In the 1970s, the Swedish Vallhund was imported into the UK by Elizabeth Cartledge. Shortly after in 1984, the Kennel Club registered the breed. Swedish Vallhunds were the 157th breed to be recognized by the American Kennel Club in 2007.
Swedish Vallhunds are loyal, alert, eager to please, friendly, playful, and loving. Although independent, this breed can still suffer from separation anxiety if left alone for long periods of time.
Calm and gentle indoors, despite their energetic side, Swedish Vallhunds are generally relaxed.
This breed is adaptable to lifestyle changes and would follow its owners to the ends of the earth if they could! Swedish Vallhunds are suitable for a variety of living environments such as the city, countryside, and small homes.
It is recommended this canine has regular access to a garden.
Recommended: A Bichon Frise crossed with a Maltese produces the hybrid we know today as the Maltichon.
Are Swedish Vallhunds Good with Strangers?
Swedish Vallhunds are protective over their families. For this reason they are wary of people they don’t know. As a natural watchdog, strangers will be barked at.
However, this breed isn’t known to respond with aggression, provided they have had the right socialization. If their owner welcomes the stranger so will the Swedish Vallhund.
Are Swedish Vallhunds Good with Children?
Yes, this breed gets along well with children and makes a perfect little playmate. Their robust stature reduces their likelihood of sustaining injuries during play.
Due to the breed’s prey drive, smaller children could be chased and nipped.
For this reason, smaller kids should never be left alone with the Swedish Vallhund. Like most dogs, it is better for this canine to be raised with children from puppyhood.
Are Swedish Vallhunds Ok with Other Dogs?
In their previous working life, this breed would drive away strange dogs. As a result, they can become dominant or territorial with dogs they don’t know. These pooches can grow up with other canines and cats in the household.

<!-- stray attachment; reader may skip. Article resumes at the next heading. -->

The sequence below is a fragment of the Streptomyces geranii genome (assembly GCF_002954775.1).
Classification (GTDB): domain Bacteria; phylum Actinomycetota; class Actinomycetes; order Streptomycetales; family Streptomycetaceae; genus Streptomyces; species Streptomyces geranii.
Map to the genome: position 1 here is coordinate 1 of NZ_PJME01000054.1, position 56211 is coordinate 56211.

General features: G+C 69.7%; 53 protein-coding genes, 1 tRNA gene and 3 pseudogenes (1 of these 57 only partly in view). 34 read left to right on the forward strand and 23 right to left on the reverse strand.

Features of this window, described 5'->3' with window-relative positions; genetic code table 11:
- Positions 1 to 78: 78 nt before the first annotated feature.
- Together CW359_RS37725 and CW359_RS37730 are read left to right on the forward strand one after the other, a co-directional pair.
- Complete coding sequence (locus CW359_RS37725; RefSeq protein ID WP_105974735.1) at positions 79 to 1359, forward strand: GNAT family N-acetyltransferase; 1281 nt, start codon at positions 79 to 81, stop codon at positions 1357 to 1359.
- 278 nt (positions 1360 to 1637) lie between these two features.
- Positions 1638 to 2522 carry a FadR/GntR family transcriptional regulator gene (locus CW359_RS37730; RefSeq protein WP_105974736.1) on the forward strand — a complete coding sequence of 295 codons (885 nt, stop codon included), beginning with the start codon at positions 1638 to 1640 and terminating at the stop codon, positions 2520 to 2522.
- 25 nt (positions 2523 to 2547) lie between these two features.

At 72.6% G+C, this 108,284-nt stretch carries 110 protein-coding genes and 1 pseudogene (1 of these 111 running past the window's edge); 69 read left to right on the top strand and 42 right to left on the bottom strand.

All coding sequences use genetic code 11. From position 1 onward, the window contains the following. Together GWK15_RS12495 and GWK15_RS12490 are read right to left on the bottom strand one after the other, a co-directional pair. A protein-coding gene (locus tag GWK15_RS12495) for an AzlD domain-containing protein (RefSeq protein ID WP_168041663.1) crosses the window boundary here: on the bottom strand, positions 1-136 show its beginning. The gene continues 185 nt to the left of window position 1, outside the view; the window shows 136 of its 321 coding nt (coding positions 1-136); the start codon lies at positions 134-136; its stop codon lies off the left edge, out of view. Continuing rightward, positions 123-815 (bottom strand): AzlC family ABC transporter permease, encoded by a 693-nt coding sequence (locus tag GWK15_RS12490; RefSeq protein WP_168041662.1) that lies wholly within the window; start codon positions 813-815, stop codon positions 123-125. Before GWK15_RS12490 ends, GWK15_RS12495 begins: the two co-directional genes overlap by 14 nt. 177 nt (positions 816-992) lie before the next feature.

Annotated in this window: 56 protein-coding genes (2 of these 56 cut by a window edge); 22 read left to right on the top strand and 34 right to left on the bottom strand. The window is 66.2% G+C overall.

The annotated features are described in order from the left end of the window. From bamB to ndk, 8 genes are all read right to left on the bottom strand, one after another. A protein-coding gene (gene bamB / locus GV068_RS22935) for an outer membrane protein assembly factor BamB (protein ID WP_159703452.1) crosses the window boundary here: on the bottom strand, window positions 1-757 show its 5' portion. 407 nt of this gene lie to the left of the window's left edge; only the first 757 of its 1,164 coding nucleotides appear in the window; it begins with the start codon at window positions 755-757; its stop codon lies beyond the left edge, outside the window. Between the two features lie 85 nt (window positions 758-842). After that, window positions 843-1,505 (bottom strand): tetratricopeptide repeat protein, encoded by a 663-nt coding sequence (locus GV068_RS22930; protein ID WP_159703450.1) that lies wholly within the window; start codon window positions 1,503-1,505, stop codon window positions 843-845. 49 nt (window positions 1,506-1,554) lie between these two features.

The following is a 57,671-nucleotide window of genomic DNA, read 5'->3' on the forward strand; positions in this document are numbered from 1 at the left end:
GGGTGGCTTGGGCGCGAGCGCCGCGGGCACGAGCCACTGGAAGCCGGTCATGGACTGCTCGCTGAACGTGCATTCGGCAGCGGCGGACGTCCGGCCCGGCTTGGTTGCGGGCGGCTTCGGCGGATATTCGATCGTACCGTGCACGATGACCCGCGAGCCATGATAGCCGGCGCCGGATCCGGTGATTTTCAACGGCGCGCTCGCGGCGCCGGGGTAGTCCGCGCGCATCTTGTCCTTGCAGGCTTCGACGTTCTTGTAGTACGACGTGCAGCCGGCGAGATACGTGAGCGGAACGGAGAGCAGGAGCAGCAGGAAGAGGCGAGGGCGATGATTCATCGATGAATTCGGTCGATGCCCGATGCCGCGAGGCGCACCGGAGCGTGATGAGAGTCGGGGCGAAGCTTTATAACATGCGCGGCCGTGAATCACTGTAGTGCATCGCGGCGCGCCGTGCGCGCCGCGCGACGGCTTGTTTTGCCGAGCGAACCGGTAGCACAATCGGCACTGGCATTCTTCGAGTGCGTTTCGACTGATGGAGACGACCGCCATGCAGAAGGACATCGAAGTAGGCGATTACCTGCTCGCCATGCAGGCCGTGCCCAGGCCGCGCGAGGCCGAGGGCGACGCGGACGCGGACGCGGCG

Other cats on the street will be seen as prey and thus, fair game!
This breed should receive up to one hour of exercise each day. Some Swedish Vallhunds are more energetic than others. As they’re prone to weight gain they should receive vigorous play for at least fifteen minutes out of the day.
Unlike some of the other working breeds around today, Swedish Vallhunds are classed as active herding dogs. In their working life they would follow their flocks’ long distances. This is why Swedish Vallhunds adore long walks.
Despite the recommended exercise time, this breed wouldn’t say no to extra time outdoors!
Dog sports are a great way to keep the Swedish Vallhund happy! They excel in agility, herding, nose work, flyball, tracking, obedience, and rally!
As working farm dogs these canines will also need mental stimulation. Mind games such as puzzles, hide and seek, and treat finding are all ways to do this.
Recommended next: Wire Haired Dachshund puppies love to dig. Read our guide about them.